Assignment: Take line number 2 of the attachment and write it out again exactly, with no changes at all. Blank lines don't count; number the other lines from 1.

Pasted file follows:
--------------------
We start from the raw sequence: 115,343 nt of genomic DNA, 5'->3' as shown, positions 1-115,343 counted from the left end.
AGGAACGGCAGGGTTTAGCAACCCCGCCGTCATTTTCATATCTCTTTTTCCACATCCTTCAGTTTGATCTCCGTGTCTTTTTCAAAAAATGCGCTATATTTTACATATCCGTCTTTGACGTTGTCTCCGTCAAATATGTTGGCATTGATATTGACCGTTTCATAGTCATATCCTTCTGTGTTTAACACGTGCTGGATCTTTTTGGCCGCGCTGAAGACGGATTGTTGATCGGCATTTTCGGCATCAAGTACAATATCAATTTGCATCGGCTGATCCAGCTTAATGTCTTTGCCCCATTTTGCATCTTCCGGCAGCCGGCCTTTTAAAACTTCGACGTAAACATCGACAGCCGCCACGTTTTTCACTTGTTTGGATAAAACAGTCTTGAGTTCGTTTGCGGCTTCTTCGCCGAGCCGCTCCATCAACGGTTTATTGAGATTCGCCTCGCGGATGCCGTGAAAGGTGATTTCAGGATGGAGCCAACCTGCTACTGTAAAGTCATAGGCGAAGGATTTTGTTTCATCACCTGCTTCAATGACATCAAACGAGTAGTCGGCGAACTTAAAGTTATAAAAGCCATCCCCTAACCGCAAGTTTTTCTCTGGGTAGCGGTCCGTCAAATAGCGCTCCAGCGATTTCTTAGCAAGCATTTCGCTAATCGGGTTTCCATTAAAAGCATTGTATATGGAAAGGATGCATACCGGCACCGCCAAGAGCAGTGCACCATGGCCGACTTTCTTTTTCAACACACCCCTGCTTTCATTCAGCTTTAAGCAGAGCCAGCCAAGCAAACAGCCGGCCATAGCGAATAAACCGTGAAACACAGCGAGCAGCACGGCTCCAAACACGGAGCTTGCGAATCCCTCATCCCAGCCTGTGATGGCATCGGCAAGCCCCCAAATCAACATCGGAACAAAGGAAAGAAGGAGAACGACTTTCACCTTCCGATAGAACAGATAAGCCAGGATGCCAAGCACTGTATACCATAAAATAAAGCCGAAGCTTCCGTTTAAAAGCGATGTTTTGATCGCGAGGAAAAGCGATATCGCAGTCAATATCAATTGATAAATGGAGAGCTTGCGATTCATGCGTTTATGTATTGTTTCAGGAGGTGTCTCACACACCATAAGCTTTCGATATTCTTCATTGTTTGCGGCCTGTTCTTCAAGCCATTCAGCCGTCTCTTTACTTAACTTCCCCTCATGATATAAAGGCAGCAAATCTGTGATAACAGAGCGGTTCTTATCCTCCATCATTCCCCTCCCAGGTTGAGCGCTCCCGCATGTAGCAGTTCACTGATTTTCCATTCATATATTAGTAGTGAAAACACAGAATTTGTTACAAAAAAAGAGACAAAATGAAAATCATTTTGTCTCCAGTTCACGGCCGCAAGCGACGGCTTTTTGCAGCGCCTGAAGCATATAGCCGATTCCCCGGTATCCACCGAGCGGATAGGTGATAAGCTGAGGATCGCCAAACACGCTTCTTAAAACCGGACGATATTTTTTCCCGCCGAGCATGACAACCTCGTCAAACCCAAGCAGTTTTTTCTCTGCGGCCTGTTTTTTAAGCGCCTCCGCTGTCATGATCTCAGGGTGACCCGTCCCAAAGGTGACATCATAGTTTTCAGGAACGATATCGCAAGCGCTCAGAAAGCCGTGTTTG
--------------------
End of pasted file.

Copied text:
AGGAACGGCAGGGTTTAGCAACCCCGCCGTCATTTTCATATCTCTTTTTCCACATCCTTCAGTTTGATCTCCGTGTCTTTTTCAAAAAATGCGCTATATTTTACATATCCGTCTTTGACGTTGTCTCCGTCAAATATGTTGGCATTGATATTGACCGTTTCATAGTCATATCCTTCTGTGTTTAACACGTGCTGGATCTTTTTGGCCGCGCTGAAGACGGATTGTTGATCGGCATTTTCGGCATCAAGTACAATATCAATTTGCATCGGCTGATCCAGCTTAATGTCTTTGCCCCATTTTGCATCTTCCGGCAGCCGGCCTTTTAAAACTTCGACGTAAACATCGACAGCCGCCACGTTTTTCACTTGTTTGGATAAAACAGTCTTGAGTTCGTTTGCGGCTTCTTCGCCGAGCCGCTCCATCAACGGTTTATTGAGATTCGCCTCGCGGATGCCGTGAAAGGTGATTTCAGGATGGAGCCAACCTGCTACTGTAAAGTCATAGGCGAAGGATTTTGTTTCATCACCTGCTTCAATGACATCAAACGAGTAGTCGGCGAACTTAAAGTTATAAAAGCCATCCCCTAACCGCAAGTTTTTCTCTGGGTAGCGGTCCGTCAAATAGCGCTCCAGCGATTTCTTAGCAAGCATTTCGCTAATCGGGTTTCCATTAAAAGCATTGTATATGGAAAGGATGCATACCGGCACCGCCAAGAGCAGTGCACCATGGCCGACTTTCTTTTTCAACACACCCCTGCTTTCATTCAGCTTTAAGCAGAGCCAGCCAAGCAAACAGCCGGCCATAGCGAATAAACCGTGAAACACAGCGAGCAGCACGGCTCCAAACACGGAGCTTGCGAATCCCTCATCCCAGCCTGTGATGGCATCGGCAAGCCCCCAAATCAACATCGGAACAAAGGAAAGAAGGAGAACGACTTTCACCTTCCGATAGAACAGATAAGCCAGGATGCCAAGCACTGTATACCATAAAATAAAGCCGAAGCTTCCGTTTAAAAGCGATGTTTTGATCGCGAGGAAAAGCGATATCGCAGTCAATATCAATTGATAAATGGAGAGCTTGCGATTCATGCGTTTATGTATTGTTTCAGGAGGTGTCTCACACACCATAAGCTTTCGATATTCTTCATTGTTTGCGGCCTGTTCTTCAAGCCATTCAGCCGTCTCTTTACTTAACTTCCCCTCATGATATAAAGGCAGCAAATCTGTGATAACAGAGCGGTTCTTATCCTCCATCATTCCCCTCCCAGGTTGAGCGCTCCCGCATGTAGCAGTTCACTGATTTTCCATTCATATATTAGTAGTGAAAACACAGAATTTGTTACAAAAAAAGAGACAAAATGAAAATCATTTTGTCTCCAGTTCACGGCCGCAAGCGACGGCTTTTTGCAGCGCCTGAAGCATATAGCCGATTCCCCGGTATCCACCGAGCGGATAGGTGATAAGCTGAGGATCGCCAAACACGCTTCTTAAAACCGGACGATATTTTTTCCCGCCGAGCATGACAACCTCGTCAAACCCAAGCAGTTTTTTCTCTGCGGCCTGTTTTTTAAGCGCCTCCGCTGTCATGATCTCAGGGTGACCCGTCCCAAAGGTGACATCATAGTTTTCAGGAACGATATCGCAAGCGCTCAGAAAGCCGTGTTTG